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Open Access Highly Accessed Research article

Impact of quality of evidence on the strength of recommendations: an empirical study

Benjamin Djulbegovic12*, Thomas A Trikalinos34, John Roback5, Ren Chen1 and Gordon Guyatt6

Author Affiliations

1 Center for Evidence-based Medicine and Health Outcome Research, Clinical Translational Science Institute, Florida, USA

2 H. Lee Moffitt Cancer Center & Research Institute University of South Florida, USA

3 Center for Clinical Evidence Synthesis, Institute for Clinical Research and Health Policy Studies, Tufts Medical Center, USA

4 Evidence-based Medicine Component, Tufts Clinical Translational Science Institute, USA

5 Emory School of Medicine, Emory University, Atlanta, USA

6 Department of Clinical Epidemiology, McMaster University, Canada

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BMC Health Services Research 2009, 9:120  doi:10.1186/1472-6963-9-120

Published: 21 July 2009

Abstract

Background

Evidence is necessary but not sufficient for decision-making, such as making recommendations by clinical practice guideline panels. However, the fundamental premise of evidence-based medicine (EBM) rests on the assumed link between the quality of evidence and "truth" and/or correctness in making guideline recommendations. If this assumption is accurate, then the quality of evidence ought to play a key role in making guideline recommendations. Surprisingly, and despite the widespread penetration of EBM in health care, there has been no empirical research to date investigating the impact of quality of evidence on the strength of recommendations made by guidelines panels.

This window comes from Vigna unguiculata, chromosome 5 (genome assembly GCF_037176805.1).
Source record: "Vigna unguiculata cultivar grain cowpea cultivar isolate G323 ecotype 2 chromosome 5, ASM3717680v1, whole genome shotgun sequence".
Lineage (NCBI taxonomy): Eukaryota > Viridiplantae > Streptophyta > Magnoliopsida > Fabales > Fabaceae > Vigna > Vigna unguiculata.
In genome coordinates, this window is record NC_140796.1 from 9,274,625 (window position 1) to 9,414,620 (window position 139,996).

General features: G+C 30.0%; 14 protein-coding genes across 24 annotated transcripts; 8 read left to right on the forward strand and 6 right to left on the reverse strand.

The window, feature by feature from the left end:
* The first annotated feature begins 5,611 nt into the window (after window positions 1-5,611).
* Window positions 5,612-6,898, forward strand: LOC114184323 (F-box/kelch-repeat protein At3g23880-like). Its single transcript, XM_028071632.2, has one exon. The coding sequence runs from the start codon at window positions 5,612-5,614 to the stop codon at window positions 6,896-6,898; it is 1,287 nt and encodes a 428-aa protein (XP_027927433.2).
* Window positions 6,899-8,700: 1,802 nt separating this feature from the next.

Methods

The American Association of Blood Banking (AABB) has recently convened a 12 member panel to develop clinical practice guidelines (CPG) for the use of fresh-frozen plasma (FFP) for 6 different clinical indications. The panel was instructed that 4 factors should play a role in making recommendation: quality of evidence, uncertainty about the balance between desirable (benefits) and undesirable effects (harms), uncertainty or variability in values and preferences, and uncertainty about whether the intervention represents a wise use of resources (costs). Each member of the panel was asked to make his/her final judgments on the strength of recommendation and the overall quality of the body of evidence. "Voting" was anonymous and was based on the use of GRADE (Grading quality of evidence and strength of recommendations) system, which clearly distinguishes between quality of evidence and strength of recommendations.

Results

Despite the fact that many factors play role in formulating CPG recommendations, we show that when the quality of evidence is higher, the probability of making a strong recommendation for or against an intervention dramatically increases. Probability of making strong recommendation was 62% when evidence is "moderate", while it was only 23% and 13% when evidence was "low" or "very low", respectively.

Conclusion

We report the first empirical evaluation of the relationship between quality of evidence pertinent to a clinical question and strength of the corresponding guideline recommendations. Understanding the relationship between quality of evidence and probability of making (strong) recommendation has profound implications for the science of quality measurement in health care.